It is noteworthy that recently a number of Calvinists have expressed reservations about the doctrine of limited atonement. In some cases there has been outright disagreement with its traditional notion.  Other Calvinists dispute the substance of the notion and argue that it is incompatible with clear scriptural teaching that Christ died for all persons.  Those Calvinists who acknowledge this but still want to retain the essence of the traditional Reformed position argue that Christ died for the elect in a different sense than He died for the non-elect..

As noted in my first article, logically and theologically it is impossible to not adhere to the full Reformed traditional understanding of Limited Atonement and be a consistent Calvinist.  In other words, Calvinism demands adherence to all five points in order to be consistent and viable.  By its very nature "determinism" locks the universe into its manipulative power and all the other implications behind it fall in line.  If God predetermines the plight of humanity, then it follows:  1) He does so because it is totally depraved; 2) must have a way to provide salvation which is has no preconditions; 3) since some are singles out of salvation (the elect) then only they can receive an atonement and Christ's death is only for them; 4) total depravity means no free will therefore God's grace on the elect is irresistible (it can't be rejected); and 5) once your are singled out as part of the elect you can't ever lose it.  It's a consistent argument.

From the atonement to the irresistible nature of God's grace is not a hard step to take.  When God imputes his selection of an individual to salvation, the one who receives it cannot reject it.  Calvinists say he wouldn't want to reject it.  This begs the question as to who would want to reject eternal life?  The Calvinist's assumption that there is nothing one can do to change God's mind about one's salvation is indeed biblical.  But, the argument comes as to whether man can chose what God has predestined since the foundation of the earth.  As we saw in the last article, it is not who but what is predestined.  We have seen that what was predestined was a plan.  The plan is that through the sacrificial death of Christ there would be eternal life offered.  The Calvinists would say eternal life is not offered it is irresistibly  given.  It cannot be rejected and has to be accepted if God affords it to you.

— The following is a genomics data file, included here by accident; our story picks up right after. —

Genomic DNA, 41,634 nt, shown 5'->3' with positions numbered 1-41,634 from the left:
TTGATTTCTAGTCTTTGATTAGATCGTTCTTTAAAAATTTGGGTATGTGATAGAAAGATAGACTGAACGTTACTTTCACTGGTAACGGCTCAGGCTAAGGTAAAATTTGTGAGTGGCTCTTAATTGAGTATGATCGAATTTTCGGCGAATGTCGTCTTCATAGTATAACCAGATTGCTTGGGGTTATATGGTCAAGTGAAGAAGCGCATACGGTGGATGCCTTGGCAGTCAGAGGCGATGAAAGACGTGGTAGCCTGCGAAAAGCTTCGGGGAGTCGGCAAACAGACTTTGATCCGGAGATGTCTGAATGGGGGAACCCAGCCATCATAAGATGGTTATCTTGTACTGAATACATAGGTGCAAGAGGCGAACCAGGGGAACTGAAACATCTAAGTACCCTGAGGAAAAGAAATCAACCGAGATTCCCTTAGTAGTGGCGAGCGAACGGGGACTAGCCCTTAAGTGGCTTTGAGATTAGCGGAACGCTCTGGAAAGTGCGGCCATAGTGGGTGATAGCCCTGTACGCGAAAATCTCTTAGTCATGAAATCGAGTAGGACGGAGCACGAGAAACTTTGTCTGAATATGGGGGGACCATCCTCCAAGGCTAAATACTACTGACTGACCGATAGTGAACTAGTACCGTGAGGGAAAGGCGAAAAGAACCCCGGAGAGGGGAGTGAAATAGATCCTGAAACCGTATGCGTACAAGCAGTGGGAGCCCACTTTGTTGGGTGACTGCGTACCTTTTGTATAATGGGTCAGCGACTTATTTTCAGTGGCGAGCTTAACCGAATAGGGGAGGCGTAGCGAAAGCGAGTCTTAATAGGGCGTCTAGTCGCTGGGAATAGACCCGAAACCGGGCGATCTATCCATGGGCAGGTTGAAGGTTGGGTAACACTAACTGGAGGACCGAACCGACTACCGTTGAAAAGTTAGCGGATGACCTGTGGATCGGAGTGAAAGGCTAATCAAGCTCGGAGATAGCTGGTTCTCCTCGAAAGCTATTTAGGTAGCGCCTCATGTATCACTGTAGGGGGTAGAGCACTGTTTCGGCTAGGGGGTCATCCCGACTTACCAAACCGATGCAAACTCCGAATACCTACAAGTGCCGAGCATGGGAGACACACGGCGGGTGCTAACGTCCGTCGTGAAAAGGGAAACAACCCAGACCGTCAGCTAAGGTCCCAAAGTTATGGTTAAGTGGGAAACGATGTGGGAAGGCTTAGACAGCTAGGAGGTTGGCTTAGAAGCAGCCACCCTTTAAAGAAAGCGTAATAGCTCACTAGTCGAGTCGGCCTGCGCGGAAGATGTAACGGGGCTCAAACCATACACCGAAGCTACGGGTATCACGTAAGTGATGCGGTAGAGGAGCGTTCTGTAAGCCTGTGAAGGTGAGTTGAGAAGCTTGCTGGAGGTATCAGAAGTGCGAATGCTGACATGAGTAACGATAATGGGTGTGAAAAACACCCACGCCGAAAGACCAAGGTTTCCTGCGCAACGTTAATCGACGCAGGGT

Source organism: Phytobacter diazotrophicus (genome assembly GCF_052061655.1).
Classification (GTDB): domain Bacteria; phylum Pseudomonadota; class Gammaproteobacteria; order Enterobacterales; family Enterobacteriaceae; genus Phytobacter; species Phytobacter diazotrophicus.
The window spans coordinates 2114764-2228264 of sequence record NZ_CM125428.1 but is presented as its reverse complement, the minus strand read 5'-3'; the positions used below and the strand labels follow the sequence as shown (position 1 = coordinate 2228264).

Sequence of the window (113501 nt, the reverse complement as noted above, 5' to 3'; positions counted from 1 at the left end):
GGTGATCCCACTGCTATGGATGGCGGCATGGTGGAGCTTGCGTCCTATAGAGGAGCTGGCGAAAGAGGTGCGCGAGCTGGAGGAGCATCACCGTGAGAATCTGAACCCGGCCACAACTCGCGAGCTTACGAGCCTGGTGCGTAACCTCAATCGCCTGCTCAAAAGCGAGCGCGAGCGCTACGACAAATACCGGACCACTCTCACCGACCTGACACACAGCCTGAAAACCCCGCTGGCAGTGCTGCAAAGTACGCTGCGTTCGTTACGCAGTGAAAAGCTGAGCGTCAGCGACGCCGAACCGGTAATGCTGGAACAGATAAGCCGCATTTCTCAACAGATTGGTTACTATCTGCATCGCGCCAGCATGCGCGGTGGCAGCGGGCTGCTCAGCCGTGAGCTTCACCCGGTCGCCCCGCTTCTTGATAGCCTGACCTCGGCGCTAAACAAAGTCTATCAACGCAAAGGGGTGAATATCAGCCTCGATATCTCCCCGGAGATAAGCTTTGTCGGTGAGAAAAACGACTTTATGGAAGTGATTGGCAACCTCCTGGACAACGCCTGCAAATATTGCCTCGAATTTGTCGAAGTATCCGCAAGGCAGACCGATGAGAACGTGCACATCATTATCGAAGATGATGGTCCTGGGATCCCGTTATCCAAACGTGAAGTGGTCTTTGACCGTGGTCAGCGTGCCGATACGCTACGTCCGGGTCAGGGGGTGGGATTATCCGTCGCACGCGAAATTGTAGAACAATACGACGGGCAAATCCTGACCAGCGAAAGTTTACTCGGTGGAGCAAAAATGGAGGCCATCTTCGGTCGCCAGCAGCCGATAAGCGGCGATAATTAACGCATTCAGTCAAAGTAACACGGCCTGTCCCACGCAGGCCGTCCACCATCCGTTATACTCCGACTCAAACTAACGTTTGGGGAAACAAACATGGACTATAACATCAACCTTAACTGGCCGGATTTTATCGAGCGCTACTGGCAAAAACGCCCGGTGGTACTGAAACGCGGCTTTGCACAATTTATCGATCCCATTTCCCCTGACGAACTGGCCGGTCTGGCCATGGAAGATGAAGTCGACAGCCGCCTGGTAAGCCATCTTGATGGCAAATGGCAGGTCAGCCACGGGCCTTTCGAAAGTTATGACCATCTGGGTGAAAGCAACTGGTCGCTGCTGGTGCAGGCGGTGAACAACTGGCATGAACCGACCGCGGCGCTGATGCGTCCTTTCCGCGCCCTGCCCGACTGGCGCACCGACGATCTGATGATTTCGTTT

Calvinists do not deny that the Bible contains many reports of people successfully rejecting divine commands and invitations. Nor do Calvinists object when Arminians flood the record with a host of passages, from Genesis to Revelation, mirroring the lament of Hosea 11:1-2 When Israel was a child, I love him, and our of Egypt, I called my son.  But the more I called Israel, the further they went from meThey sacrificed to the Baals and they burned incense to images.  in others words, Calvinists believe in irresistible grace without ignoring the biblical data of successful human rebellion against God's invitation.

Their explanation runs as follows: When one resists God's call, it is simply because God has chosen not to move the human will to respond appropriately.  Furthermore, no human being can respond appropriately to any divine invitation or command unless God's unilateral, transforming action accompanies it.  In other words, when one successfully rejects God's commands, one has not successfully resisted God's power, since God's power was never exerted in this case.  Similarly, if a toddler successfully pinned her father to the carpet in a wrestling hold, we would all instinctively judge that the father was withholding his real strength and was only simulating a genuine struggle.

We face yet again the troubling prospect of a God whose action (or inaction) contradicts His words.  While His words may seem like a warm invitation or command to repent and seem to indicate that God desires an appropriate human response, God's choice to withhold His transforming power reveals His deeper desire not to create in humans the appropriate response. It would be like God tenderly entreating us to eat healing fruit but withholding the one essential ingredient that would make it possible for us to do just that!